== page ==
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Game Review


Ages 8 and up
Parker Bros.
Game © 1986 Waddingtons Games, Ltd.
Date reviewed: 12/19/2004
game setup
Uncle's Games link

2+ Players 30+ minutes


Solve a murder mystery by sharing clues about the rooms, weapons, and suspects.


Players choose their pawn by color and assume the role of the corresponding suspect. (Yellow= Col. Mustard; Red=Miss Scarlet; Blue=Mrs. Peacock; etc.) Each player is given a checklist of suspects, weapons, and rooms, and a pencil.  Players decide who will go first.

A deck of clue cards is separated into suspects, weapons and rooms.  One card from each group is selected  without looking at them and placed in a special envelope. (This is the solution to the game.)  The remaining cards are shuffled together -- and then dealt to all of the players.

On each player's turn, they roll the movement die and march their pawn around the board.  When they have reached a room, they may announce a suspicion: " I suspect it was..." and then name a suspect and weapon and the current room their pawn is in.  The pawns and weapons involved in the suspicion are moved to the room in question.  In turn, each opponent has the opportunity to disprove the suspicion by revealing a clue card that the hold.  Once shown, no other players must reveal any additional information.

If you have a clue that can disprove it, you MUST reveal it -- but if you have multiple clues to disprove it you only have to reveal one of them.

When a player believes that they know the correct suspect, weapon and room, then they may make an accusation.  Once this is done, they check the envelope set aside at the start of the game.  If correct, they win the game.  If they are wrong, they replace the envelope, and they are out of the game (except for revealing clue cards to other players.)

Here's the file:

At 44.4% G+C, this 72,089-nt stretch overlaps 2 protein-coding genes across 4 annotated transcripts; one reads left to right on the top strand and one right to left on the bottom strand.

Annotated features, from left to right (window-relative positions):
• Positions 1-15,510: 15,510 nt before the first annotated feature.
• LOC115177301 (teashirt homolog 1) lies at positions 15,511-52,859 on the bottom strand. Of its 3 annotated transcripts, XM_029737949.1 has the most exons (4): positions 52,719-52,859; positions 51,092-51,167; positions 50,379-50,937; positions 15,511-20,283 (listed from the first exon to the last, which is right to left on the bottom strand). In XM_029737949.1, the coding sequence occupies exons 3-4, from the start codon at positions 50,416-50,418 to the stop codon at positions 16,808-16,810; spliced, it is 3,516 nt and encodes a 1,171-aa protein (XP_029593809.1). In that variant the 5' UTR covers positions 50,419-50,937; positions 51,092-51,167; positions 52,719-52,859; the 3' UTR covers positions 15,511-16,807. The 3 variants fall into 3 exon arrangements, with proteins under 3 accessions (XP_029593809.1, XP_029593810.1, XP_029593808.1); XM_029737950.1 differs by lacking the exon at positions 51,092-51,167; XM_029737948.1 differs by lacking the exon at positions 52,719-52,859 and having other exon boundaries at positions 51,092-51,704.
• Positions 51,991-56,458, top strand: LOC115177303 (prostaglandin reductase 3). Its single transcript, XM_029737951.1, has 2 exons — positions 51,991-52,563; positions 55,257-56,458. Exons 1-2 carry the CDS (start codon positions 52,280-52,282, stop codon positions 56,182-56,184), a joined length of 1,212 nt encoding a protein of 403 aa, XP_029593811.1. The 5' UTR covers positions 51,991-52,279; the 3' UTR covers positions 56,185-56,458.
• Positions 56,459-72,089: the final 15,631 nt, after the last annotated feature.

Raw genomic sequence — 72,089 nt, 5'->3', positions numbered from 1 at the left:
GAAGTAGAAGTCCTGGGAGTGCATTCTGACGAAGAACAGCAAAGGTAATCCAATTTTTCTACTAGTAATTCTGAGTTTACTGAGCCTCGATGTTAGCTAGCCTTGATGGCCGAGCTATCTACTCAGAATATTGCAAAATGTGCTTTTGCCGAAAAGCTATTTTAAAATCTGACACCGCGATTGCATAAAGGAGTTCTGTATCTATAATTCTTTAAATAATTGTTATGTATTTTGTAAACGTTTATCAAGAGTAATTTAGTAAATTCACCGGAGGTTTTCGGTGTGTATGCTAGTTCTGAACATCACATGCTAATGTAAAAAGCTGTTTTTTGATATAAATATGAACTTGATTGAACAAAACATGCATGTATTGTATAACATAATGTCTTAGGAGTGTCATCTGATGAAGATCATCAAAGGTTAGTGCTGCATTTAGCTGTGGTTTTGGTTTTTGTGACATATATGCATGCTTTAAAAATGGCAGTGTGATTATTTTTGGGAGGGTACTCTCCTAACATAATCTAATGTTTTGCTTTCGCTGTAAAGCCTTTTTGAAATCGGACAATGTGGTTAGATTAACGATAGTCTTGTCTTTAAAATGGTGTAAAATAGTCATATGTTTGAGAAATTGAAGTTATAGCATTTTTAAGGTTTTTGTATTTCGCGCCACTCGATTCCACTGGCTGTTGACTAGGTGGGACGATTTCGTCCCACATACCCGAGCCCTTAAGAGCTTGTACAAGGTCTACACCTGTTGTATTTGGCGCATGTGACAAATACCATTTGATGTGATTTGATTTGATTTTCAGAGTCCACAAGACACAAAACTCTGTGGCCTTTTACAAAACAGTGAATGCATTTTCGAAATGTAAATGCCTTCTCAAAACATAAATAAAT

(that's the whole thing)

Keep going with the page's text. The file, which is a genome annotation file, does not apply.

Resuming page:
check list

Winning Conditions:

  • Make an accusation correctly specifying the suspect, weapon, and room.

Our Opinion:

Thumbs Up!This is a board game classic -- the intrigue of a murder mystery combined with the simplicity of moving a pawn around the board in any direction you wish.  It works on simple deductive reasoning, and a dash of guile to protect your knowledge from your opponents.

Most people have played Clue in their lifetime.  It has a movie based upon it, and several other game variants. (In fact, other companies have parodied it.)  Most of the reviewing team did not care to review it -- largely because they had grown up with the game and no longer cared to play it.  That being said, when we played our review round, everyone still enjoyed it.

Strategically, your best bet is to only reveal specific clues to your opponents whenever possible.  Additionally, listening to other player's suspicions being disproved may allow you to eliminate other possibilities that you have not necessarily been shown as false.  We also found that when one player seemed to be well on the way to winning, continually accusing their pawn as a suspect kept them from gaining additional room information -- they became restricted to the wrong sections of the board.  (Aggressive players make this game much more entertaining.)

This game requires more than three players to be effectively fun.  The more players, the less information everyone has, and thus makes the mystery more difficult to solve.  It's a good game to use when you are mixing adult players with younger children who aren't as strategically sophisticated.  Most of our reviewers admitted playing it with their children, until the novelty wore off of the kids.  It is a solid game, well known, and since the solution changes every game it it very replayable.  It is well worth the typical $12-15 price that is commonly associated with it.

Where to buy:

Any local toy store -- Our copy was from a Target and cost about $15.

Uncle's Games link

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